January 25th, 2007 09:50 PM
Concealed carry permit holder shoots suspect
got this from a rss feed from packing.org, and didn't see it yet here in a search so figured I'd cross-post it..
This Monday, January 22, 2007, 49abcnews.com article reports, "An Oklahoma concealed-carry permit holder thwarted a robbery at a Topeka convenience store Friday night, police said."
Police said 57-year-old Michael Mah shot a 17-year-old suspect who was trying to rob the Phillips 66 at 29th and Randolph, after telling him to drop his weapon. The owner of the store, Dean Yee, told police two men ran inside, when one of them pointed a gun at him and demanded money. Concealed weapons advocates said Mah did the right thing.
“The bad guys … better be careful who they pick on,” said Troy Powell, a retired cop who recently moved here from Texas.
Powell said the shooting is exactly what concealed-carry is intended for.
“The guy was right there on scene and had firsthand knowledge that it was happening,” said Powell. “I think he reacted appropriately and probably he could’ve saved that guy’s life and his own.”
Police said Mah shot the man just once.
“I don’t think any of these people that carry-concealed are wanting to do someone it, they’re just wanting to stop the guy, to keep him from hurting … someone else,” Powell said.
Mah had a concealed carry permit from Oklahoma, one of 22 states from which permit holders can also carry a weapon in Kansas, police said.
Powell said the shooting reaffirms the decision legislators made last year to override the governor’s veto and pass the law.
“This incident, it supports that they’re right,” he said. “Concealed carry is a privilege that citizens should have.”
Police said the man who shot the suspect likely won’t be charged with a crime, since he had a valid permit. But, the final decision will be left up to the district attorney."
"I've got a shotgun, a rifle, and a four-wheel drive.. a country boy can survive..." - Hank Williams, Jr.
January 25th, 2007 11:36 PM
I hope they have a castle doctrine there and he dosn't have to worry about a law suite. this will put the BGs on notice and maybe they will think twice before they try to rob some one. It seems like the bad guys are getting younger
January 26th, 2007 12:11 AM
Another job well done, keep the bad guys guessing.
USN 78-82/USAF 82-93 Medically Retired
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January 26th, 2007 12:25 AM
Glad it turned out the right way, with the GG's unhurt and the BG's stopped. I'd like to find some more info on exactly how Mr. Mah positioned himself to deal with the two aggressors.
January 26th, 2007 11:15 AM
Even with castle doctrine, I believe (correct me if i'm wrong) you can still get civil suits, just cuts out the criminal case.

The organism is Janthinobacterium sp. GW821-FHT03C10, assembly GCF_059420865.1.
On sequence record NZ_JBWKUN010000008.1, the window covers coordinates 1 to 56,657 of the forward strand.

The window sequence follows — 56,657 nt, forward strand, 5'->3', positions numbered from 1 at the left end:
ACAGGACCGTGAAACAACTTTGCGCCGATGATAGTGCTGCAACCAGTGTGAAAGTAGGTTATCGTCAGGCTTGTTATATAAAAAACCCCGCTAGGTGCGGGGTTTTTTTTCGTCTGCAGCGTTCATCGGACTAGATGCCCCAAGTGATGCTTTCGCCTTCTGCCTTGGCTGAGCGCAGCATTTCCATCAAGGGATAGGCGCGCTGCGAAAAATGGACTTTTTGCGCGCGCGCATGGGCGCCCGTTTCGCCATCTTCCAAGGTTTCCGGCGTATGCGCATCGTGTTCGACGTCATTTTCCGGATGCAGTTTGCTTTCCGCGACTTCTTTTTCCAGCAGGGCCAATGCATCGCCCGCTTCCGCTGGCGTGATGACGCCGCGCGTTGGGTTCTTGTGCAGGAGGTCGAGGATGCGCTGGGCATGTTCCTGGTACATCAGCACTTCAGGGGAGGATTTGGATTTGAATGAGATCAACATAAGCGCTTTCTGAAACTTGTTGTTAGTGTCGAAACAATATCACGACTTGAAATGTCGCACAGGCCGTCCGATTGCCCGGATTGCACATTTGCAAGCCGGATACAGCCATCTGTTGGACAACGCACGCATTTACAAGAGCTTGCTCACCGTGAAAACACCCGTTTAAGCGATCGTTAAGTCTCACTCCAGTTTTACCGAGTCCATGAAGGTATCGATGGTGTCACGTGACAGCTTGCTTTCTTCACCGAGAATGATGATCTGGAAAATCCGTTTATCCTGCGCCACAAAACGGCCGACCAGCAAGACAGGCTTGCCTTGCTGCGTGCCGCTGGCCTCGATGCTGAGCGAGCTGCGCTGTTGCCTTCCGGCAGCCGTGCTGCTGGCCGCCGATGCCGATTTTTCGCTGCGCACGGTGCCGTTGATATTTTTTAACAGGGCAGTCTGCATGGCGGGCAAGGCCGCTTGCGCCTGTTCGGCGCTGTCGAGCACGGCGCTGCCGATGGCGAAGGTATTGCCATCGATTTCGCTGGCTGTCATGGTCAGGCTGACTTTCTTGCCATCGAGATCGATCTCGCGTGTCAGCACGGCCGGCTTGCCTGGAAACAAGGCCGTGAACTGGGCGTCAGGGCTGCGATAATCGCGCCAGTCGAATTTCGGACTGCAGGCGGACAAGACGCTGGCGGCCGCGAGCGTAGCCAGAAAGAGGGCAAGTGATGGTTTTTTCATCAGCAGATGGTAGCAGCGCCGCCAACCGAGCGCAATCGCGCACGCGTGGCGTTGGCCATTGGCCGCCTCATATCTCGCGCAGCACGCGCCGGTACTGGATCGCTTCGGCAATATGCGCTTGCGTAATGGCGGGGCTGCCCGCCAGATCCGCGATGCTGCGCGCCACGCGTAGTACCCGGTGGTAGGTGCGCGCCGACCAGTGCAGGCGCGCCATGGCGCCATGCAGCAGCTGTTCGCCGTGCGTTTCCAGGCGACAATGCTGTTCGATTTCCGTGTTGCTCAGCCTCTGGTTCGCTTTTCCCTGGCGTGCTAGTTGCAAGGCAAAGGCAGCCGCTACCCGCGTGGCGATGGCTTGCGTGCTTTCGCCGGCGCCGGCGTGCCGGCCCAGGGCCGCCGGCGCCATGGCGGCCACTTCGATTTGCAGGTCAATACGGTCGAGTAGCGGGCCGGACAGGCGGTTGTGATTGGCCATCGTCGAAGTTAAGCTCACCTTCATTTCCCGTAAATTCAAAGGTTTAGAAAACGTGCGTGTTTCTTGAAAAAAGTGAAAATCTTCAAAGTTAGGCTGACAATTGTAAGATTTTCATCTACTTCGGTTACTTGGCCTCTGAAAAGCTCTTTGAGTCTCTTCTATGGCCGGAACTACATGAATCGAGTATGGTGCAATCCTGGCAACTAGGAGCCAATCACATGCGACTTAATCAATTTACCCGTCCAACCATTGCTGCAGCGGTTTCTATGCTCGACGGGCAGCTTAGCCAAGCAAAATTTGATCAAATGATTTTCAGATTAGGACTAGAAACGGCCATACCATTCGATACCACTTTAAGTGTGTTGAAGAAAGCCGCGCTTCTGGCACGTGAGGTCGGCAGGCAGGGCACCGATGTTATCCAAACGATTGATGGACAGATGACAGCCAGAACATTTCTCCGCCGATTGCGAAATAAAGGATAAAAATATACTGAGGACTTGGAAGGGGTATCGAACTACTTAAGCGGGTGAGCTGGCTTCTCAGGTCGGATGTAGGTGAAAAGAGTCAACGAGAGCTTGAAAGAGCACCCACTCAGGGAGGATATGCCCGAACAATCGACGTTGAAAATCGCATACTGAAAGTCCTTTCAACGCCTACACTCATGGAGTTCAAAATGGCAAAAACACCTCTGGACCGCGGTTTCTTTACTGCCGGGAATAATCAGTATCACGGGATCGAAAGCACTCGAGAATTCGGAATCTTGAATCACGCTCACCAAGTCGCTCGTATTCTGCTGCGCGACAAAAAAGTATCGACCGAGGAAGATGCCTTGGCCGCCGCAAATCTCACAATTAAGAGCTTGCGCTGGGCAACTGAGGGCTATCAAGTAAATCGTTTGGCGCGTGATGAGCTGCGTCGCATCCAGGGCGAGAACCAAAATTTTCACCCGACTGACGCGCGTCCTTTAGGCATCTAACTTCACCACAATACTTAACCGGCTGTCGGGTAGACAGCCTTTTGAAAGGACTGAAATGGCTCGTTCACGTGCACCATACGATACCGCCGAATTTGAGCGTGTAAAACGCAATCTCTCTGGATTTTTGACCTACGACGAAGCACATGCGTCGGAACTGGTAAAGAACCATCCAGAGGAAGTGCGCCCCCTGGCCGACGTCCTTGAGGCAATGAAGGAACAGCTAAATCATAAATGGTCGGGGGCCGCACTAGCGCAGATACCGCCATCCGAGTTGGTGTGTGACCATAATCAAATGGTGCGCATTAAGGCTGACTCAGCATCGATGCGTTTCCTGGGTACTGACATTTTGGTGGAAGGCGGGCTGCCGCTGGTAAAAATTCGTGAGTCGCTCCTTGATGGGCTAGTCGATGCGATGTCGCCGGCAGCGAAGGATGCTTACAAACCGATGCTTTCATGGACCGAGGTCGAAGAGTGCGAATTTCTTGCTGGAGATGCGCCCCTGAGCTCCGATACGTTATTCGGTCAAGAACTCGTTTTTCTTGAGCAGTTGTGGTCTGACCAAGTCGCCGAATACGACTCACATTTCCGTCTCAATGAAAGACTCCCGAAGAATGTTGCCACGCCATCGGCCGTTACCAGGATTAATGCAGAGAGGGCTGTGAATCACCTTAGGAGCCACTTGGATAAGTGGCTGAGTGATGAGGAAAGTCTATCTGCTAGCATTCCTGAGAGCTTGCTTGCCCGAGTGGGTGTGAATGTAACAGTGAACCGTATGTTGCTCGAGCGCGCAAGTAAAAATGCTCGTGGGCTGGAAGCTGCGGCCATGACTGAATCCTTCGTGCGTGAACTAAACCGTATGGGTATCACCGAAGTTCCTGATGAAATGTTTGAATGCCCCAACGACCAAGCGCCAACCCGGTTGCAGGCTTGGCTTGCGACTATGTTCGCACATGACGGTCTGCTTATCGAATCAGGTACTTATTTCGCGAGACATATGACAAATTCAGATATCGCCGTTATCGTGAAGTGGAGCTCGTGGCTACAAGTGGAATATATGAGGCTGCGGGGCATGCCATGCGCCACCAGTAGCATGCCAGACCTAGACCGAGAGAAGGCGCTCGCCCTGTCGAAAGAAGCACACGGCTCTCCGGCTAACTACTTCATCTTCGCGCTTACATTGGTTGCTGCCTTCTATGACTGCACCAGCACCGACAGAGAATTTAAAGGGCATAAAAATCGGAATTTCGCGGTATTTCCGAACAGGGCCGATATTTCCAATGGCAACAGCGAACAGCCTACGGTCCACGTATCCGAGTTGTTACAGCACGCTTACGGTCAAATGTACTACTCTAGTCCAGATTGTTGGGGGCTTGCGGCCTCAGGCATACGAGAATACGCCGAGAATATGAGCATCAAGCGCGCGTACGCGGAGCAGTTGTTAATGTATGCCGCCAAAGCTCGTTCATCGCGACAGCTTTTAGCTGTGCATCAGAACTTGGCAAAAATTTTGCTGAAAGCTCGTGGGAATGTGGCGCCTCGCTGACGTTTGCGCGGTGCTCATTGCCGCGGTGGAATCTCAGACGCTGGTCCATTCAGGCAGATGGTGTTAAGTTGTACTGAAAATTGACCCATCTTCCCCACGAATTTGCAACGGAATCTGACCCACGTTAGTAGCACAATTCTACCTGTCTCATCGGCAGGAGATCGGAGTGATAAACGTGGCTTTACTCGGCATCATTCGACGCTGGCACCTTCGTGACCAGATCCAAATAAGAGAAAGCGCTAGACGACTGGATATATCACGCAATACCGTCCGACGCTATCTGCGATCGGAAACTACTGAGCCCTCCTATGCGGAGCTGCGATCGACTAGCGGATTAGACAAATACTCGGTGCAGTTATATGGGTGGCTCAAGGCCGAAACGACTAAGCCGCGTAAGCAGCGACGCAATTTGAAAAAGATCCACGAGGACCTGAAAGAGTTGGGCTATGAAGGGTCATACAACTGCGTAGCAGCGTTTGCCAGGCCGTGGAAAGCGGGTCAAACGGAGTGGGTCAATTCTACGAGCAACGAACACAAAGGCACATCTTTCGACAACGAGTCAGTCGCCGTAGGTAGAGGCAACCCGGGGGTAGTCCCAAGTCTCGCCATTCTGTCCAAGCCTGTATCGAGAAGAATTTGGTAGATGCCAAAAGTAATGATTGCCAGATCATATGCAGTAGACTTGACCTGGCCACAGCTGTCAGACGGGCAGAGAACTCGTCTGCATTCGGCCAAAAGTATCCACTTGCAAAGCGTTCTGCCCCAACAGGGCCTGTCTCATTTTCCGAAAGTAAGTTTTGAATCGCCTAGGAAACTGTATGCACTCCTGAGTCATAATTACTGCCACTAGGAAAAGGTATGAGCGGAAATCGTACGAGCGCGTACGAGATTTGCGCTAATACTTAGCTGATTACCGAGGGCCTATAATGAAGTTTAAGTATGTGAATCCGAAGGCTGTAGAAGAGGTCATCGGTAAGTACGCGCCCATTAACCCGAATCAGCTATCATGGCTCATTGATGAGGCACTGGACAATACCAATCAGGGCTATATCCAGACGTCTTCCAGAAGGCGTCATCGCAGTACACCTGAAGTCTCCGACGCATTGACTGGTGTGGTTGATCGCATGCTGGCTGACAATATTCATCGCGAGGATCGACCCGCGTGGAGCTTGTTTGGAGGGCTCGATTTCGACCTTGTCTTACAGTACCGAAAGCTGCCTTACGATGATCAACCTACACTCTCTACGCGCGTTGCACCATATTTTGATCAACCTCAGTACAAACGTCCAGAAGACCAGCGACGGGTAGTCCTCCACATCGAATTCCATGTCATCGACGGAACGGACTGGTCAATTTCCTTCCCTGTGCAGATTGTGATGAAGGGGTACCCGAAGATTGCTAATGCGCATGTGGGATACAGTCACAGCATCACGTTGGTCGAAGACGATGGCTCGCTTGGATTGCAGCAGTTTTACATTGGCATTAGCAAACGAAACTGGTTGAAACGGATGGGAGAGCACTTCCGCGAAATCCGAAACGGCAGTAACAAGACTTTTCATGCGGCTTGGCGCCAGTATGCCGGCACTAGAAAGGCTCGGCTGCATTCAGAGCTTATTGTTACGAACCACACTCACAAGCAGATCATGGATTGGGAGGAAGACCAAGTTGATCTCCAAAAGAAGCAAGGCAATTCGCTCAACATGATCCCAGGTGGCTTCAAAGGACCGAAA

Originally Posted by Tom G
January 26th, 2007 11:23 AM
Not in FL, Good Shoot = no charges and
protected form civil suits.
"A lie gets halfway around the world before the truth has a chance to get its pants on."
- Sir Winston Churchill
January 26th, 2007 01:48 PM
As it should be. And in the event of any civil action, I volunteer for jury duty.
January 26th, 2007 04:02 PM
Whoops, I was gonna say, "Not in Florida," but I was beaten to the punch.
Originally Posted by thirtyonebravo
That's right; the law that went into effect in Florida in October 2005 protects citizens who use deadly force in "any place they have a legal right to be," (it's like a "Castle Doctrine" that's portable), and beyond that, it shields those who act in legal self defense from civil liability for their actions.
That means homey's mama can't go crying into court talking about what a "good boy" he was and that he surely wasn't going to hurt you as long as you got the *&Q!# outta the car, *&#&@! and "gave it up!"
(I read so many stories here -- they make me sick -- in which the criminal P.O.S. who was robbing or beating people, who had a record of arrests and convictions as long as your arm, is described by his family as a wonderful guy, who always had a smile for everyone, who always was there to help out. Usually there's a "he was trying to turn his life around" thrown in, too -- indicating that he was indeed a criminal P.O.S.)
I'm glad this one worked out.
One problem, though: the person near the end of the article who calls right-to-carry a "privilege" we should have. Sorry, it's a right.
January 26th, 2007 04:08 PM
Kansas does have a castle doctrine. We won't know how "good" an outcome this thing has until we learn what the district attorney does.
I'm a child of the 60's, but I got over it.
January 26th, 2007 11:17 PM
Not to get too off-topic or hijack the thread, but does anyone know if this is also true for other states? (shielding against civil action too I mean.) I like visiting Florida, though I don't know if I'm up for living there year-round. I like winters occasionally, and i'm not big on hurricanes hehe.
Castle Doctrine is sitting in limbo here in PA, and pretty much considered dead in the water from what i understand. I love PA though, it's one of the most gun-friendly states in the union, as well as being beautiful farther out west of me. Castle Doctrine is the only thing that's missing in the equation.
January 26th, 2007 11:41 PM
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